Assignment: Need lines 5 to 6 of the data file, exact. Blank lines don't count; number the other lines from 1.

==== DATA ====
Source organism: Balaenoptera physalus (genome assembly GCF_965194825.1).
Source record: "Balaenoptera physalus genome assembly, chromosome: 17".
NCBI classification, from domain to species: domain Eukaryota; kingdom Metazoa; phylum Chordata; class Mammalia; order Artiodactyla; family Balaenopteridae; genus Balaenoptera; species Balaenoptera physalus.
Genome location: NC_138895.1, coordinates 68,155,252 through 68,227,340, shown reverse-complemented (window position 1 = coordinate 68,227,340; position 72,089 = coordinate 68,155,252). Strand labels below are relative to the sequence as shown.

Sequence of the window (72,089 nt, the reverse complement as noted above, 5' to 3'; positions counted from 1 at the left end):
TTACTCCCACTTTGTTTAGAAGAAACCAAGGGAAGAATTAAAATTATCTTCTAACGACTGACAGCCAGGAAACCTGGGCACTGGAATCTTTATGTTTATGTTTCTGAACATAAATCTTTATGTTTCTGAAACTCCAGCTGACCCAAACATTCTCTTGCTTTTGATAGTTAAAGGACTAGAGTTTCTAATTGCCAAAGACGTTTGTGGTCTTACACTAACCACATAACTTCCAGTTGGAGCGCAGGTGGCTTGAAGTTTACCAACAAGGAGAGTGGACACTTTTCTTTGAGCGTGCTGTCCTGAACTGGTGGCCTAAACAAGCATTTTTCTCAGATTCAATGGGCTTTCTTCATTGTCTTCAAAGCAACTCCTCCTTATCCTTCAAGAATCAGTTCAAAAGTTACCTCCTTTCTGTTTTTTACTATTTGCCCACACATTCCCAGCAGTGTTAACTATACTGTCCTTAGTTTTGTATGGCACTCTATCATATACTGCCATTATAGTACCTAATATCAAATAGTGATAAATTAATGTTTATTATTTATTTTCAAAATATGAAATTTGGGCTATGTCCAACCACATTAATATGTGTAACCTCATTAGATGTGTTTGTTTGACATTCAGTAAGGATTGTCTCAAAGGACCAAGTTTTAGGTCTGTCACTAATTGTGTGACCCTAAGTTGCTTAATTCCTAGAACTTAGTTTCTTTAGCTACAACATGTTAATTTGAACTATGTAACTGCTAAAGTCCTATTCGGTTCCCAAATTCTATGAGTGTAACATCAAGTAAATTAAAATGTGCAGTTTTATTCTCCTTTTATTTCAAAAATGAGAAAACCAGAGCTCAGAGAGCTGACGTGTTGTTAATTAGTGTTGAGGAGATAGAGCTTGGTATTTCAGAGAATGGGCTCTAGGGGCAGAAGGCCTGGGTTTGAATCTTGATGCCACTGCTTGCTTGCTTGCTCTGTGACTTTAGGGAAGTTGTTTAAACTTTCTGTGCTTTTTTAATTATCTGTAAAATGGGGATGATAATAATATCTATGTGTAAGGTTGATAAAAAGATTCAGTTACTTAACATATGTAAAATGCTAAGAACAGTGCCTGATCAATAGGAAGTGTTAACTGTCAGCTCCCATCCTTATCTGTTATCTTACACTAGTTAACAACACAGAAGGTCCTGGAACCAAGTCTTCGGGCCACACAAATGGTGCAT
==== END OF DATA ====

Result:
Sequence of the window (72,089 nt, the reverse complement as noted above, 5' to 3'; positions counted from 1 at the left end):
TTACTCCCACTTTGTTTAGAAGAAACCAAGGGAAGAATTAAAATTATCTTCTAACGACTGACAGCCAGGAAACCTGGGCACTGGAATCTTTATGTTTATGTTTCTGAACATAAATCTTTATGTTTCTGAAACTCCAGCTGACCCAAACATTCTCTTGCTTTTGATAGTTAAAGGACTAGAGTTTCTAATTGCCAAAGACGTTTGTGGTCTTACACTAACCACATAACTTCCAGTTGGAGCGCAGGTGGCTTGAAGTTTACCAACAAGGAGAGTGGACACTTTTCTTTGAGCGTGCTGTCCTGAACTGGTGGCCTAAACAAGCATTTTTCTCAGATTCAATGGGCTTTCTTCATTGTCTTCAAAGCAACTCCTCCTTATCCTTCAAGAATCAGTTCAAAAGTTACCTCCTTTCTGTTTTTTACTATTTGCCCACACATTCCCAGCAGTGTTAACTATACTGTCCTTAGTTTTGTATGGCACTCTATCATATACTGCCATTATAGTACCTAATATCAAATAGTGATAAATTAATGTTTATTATTTATTTTCAAAATATGAAATTTGGGCTATGTCCAACCACATTAATATGTGTAACCTCATTAGATGTGTTTGTTTGACATTCAGTAAGGATTGTCTCAAAGGACCAAGTTTTAGGTCTGTCACTAATTGTGTGACCCTAAGTTGCTTAATTCCTAGAACTTAGTTTCTTTAGCTACAACATGTTAATTTGAACTATGTAACTGCTAAAGTCCTATTCGGTTCCCAAATTCTATGAGTGTAACATCAAGTAAATTAAAATGTGCAGTTTTATTCTCCTTTTATTTCAAAAATGAGAAAACCAGAGCTCAGAGAGCTGACGTGTTGTTAATTAGTGTTGAGGAGATAGAGCTTGGTATTTCAGAGAATGGGCTCTAGGGGCAGAAGGCCTGGGTTTGAATCTTGATGCCACTGCTTGCTTGCTTGCTCTGTGACTTTAGGGAAGTTGTTTAAACTTTCTGTGCTTTTTTAATTATCTGTAAAATGGGGATGATAATAATATCTATGTGTAAGGTTGATAAAAAGATTCAGTTACTTAACATATGTAAAATGCTAAGAACAGTGCCTGATCAATAGGAAGTGTTAACTGTCAGCTCCCATCCTTATCTGTTATCTTACACTAGTTAACAACACAGAAGGTCCTGGAACCAAGTCTTCGGGCCACACAAATGGTGCAT